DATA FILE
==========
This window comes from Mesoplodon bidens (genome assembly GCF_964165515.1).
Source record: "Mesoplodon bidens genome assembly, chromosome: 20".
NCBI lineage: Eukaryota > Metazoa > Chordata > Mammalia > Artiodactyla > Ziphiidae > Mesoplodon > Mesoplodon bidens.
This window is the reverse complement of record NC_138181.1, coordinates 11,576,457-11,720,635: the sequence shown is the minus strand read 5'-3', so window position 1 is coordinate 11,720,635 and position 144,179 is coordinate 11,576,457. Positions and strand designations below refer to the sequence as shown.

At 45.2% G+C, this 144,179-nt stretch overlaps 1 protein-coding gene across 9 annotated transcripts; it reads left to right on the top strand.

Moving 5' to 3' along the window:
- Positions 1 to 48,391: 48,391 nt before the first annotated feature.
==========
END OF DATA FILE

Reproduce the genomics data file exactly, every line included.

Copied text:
This window comes from Mesoplodon bidens (genome assembly GCF_964165515.1).
Source record: "Mesoplodon bidens genome assembly, chromosome: 20".
NCBI lineage: Eukaryota > Metazoa > Chordata > Mammalia > Artiodactyla > Ziphiidae > Mesoplodon > Mesoplodon bidens.
This window is the reverse complement of record NC_138181.1, coordinates 11,576,457-11,720,635: the sequence shown is the minus strand read 5'-3', so window position 1 is coordinate 11,720,635 and position 144,179 is coordinate 11,576,457. Positions and strand designations below refer to the sequence as shown.

At 45.2% G+C, this 144,179-nt stretch overlaps 1 protein-coding gene across 9 annotated transcripts; it reads left to right on the top strand.

Moving 5' to 3' along the window:
- Positions 1 to 48,391: 48,391 nt before the first annotated feature.